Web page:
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Dem House intel committee memo shows Papadopoulos, not Steele, prompted probe of Trump-Russia links


The FBI's probe into Russia's interference in the U.S. presidential election expanded to include potential collusion between the Trump campaign and Russian operatives after former campaign aide George Papadopoulos revealed troubling information to an Australian diplomat, more than two months before investigators got their hands on the controversial Steele dossier, according to a redacted memo authored by Democrats on the House Intelligence Committee and released Saturday. 

The memo, a rebuttal to a Republican missive released two weeks before, stressed that the agency did not mislead the FISA court when seeking a surveillance warrant on Trump campaign adviser Carter Page, as GOP members of the committee, led by Chairman Devin Nunes, R-Calif., previously had claimed.

The Nunes memo, which detractors pegged as a set of talking points meant to discredit the investigation into Russian interference, now under the wing of Special Counsel Robert Mueller, also included an admission that Papadopoulos's drunken rambling to Australian Alexander Downer that Russia had damaging information on Trump opponent Hillary Clinton, sparked the probe into the campaign's potential collusion with Russian operatives. Papadopoulos has pleaded guilty to lying to the FBI and is cooperating with Mueller.

Some GOP lawmakers and Nunes, who has led a charge to defend the president, have claimed that investigators weren't forthcoming with the FISA court when they sought a warrant on Page, long on law enforcement's radar for dubious contacts with Russian operatives, when they failed to reveal that information amassed in the dossier by former British spy Christopher Steele was paid for by opposition candidate Hillary Clinton. Nunes, who reportedly did not review the underlying classified information because he'd recused himself from the Russian probe in early spring pending an ethics investigation, defended the GOP memo at the time as revealing "serious violations of the public trust, and the American people have a right to know when officials in crucial institutions are abusing their authority for political purposes.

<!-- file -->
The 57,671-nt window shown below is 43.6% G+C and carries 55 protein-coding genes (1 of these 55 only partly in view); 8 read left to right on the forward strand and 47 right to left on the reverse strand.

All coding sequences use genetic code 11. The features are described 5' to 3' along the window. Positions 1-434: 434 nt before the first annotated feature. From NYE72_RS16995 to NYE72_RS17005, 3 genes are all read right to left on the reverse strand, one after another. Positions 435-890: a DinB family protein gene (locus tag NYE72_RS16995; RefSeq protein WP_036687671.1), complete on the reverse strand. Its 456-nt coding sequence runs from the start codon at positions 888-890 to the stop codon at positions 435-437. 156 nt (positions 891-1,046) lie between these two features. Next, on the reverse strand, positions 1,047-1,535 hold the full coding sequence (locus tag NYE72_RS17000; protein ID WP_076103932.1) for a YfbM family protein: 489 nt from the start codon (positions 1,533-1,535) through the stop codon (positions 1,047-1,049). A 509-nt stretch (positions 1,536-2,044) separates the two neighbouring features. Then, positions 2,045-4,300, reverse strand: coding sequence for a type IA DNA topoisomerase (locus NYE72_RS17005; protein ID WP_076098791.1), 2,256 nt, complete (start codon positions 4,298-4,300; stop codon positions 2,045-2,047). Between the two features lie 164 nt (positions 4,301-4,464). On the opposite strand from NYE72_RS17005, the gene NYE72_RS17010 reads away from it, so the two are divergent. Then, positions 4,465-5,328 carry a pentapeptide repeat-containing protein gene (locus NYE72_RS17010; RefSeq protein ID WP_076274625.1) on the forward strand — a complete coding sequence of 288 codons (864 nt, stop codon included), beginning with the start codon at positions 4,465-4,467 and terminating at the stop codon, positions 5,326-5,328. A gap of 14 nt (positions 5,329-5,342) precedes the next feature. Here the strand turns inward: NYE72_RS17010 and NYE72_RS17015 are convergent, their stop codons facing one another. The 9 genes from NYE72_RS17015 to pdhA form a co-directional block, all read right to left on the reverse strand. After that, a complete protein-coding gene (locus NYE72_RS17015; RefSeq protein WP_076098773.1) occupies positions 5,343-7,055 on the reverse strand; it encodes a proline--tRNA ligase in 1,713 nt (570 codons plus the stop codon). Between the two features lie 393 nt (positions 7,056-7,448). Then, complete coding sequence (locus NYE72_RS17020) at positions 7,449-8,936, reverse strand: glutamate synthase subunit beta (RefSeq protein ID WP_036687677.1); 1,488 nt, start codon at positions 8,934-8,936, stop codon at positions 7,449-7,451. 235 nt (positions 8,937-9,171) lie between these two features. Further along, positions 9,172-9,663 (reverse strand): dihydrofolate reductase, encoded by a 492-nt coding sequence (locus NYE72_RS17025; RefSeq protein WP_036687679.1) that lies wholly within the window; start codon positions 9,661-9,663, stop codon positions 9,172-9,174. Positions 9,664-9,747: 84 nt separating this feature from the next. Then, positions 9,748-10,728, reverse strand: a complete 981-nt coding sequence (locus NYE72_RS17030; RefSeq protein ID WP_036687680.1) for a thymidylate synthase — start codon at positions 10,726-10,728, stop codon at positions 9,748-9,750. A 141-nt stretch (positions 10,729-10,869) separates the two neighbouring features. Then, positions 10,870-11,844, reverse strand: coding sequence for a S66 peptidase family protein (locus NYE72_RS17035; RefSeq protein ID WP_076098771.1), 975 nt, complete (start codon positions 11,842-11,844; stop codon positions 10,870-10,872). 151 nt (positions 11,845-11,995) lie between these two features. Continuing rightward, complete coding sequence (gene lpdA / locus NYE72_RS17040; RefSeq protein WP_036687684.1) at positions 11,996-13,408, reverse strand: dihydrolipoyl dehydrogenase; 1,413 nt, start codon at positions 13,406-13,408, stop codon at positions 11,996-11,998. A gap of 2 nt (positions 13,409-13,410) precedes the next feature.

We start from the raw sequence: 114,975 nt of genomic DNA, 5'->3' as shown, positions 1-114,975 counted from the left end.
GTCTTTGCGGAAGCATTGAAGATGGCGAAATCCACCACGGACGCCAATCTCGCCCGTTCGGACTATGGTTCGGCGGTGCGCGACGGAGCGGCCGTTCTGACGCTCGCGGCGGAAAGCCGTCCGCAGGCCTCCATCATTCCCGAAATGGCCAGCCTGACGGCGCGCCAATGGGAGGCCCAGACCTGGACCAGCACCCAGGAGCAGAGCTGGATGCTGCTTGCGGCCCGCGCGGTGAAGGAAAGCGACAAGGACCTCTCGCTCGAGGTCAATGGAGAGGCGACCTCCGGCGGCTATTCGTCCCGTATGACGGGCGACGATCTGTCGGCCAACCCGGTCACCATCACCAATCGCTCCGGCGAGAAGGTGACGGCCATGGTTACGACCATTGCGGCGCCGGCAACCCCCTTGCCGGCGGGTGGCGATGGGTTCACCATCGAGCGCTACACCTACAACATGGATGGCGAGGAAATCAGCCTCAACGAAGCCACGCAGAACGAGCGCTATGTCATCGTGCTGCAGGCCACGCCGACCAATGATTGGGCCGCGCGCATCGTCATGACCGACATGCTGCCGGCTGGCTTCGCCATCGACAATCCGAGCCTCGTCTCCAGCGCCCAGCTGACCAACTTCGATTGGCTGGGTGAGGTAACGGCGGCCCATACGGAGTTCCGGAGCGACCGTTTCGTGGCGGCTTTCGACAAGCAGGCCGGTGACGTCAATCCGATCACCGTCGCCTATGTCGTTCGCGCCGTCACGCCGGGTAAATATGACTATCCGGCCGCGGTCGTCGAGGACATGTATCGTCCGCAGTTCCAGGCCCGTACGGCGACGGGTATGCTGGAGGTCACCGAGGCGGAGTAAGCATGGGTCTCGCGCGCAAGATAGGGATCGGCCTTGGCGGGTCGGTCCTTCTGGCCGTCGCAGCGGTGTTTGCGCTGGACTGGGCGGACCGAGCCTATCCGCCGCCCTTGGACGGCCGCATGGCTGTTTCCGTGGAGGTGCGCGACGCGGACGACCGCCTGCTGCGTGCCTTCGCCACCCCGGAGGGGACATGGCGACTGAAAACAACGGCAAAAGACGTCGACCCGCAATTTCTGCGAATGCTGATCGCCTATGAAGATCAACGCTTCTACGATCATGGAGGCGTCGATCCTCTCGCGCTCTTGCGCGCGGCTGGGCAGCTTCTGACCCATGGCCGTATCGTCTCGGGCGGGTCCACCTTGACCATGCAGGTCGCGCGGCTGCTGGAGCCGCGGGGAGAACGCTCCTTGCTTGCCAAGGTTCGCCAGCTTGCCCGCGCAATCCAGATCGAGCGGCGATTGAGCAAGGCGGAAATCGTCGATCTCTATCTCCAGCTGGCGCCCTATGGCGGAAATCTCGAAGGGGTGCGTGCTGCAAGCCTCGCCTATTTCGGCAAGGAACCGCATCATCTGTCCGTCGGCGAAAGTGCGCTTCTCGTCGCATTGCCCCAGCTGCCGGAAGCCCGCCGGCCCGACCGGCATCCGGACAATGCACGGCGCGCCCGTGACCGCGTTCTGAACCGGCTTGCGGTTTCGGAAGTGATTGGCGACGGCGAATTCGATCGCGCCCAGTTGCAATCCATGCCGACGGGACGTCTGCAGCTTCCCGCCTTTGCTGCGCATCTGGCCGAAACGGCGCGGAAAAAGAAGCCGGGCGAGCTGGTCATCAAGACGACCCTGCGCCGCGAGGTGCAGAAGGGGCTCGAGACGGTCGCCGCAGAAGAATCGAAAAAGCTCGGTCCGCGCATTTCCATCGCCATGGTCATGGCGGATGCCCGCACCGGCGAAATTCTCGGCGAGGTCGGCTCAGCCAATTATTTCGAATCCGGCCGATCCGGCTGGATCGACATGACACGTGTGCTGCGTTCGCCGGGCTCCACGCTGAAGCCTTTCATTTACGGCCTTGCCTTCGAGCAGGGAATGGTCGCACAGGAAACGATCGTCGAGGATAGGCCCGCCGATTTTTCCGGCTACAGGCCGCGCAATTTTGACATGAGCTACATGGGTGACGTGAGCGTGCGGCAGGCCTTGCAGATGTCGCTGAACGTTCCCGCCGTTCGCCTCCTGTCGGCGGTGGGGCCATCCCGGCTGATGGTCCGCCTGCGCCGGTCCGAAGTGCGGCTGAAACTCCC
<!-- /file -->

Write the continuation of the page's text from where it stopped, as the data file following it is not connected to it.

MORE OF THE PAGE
"It is my hope that the committee's actions will shine a light on this alarming series of events so we can make reforms that allow the American people to have full faith and confidence in their governing institutions," Nunes said in a statement.

But the Democrat memo, penned by the committee's ranking member Rep. Adam Schiff, D-Calif., said the “DOJ told the Court the truth” and the Steele research “played no role” in compelling a counterintelligence probe into the Trump campaign.

“The FBI speculates that the U.S. person was likely looking for information that could be used to discredit candidate #1's campaign,” the memo cites the FISA application as saying.

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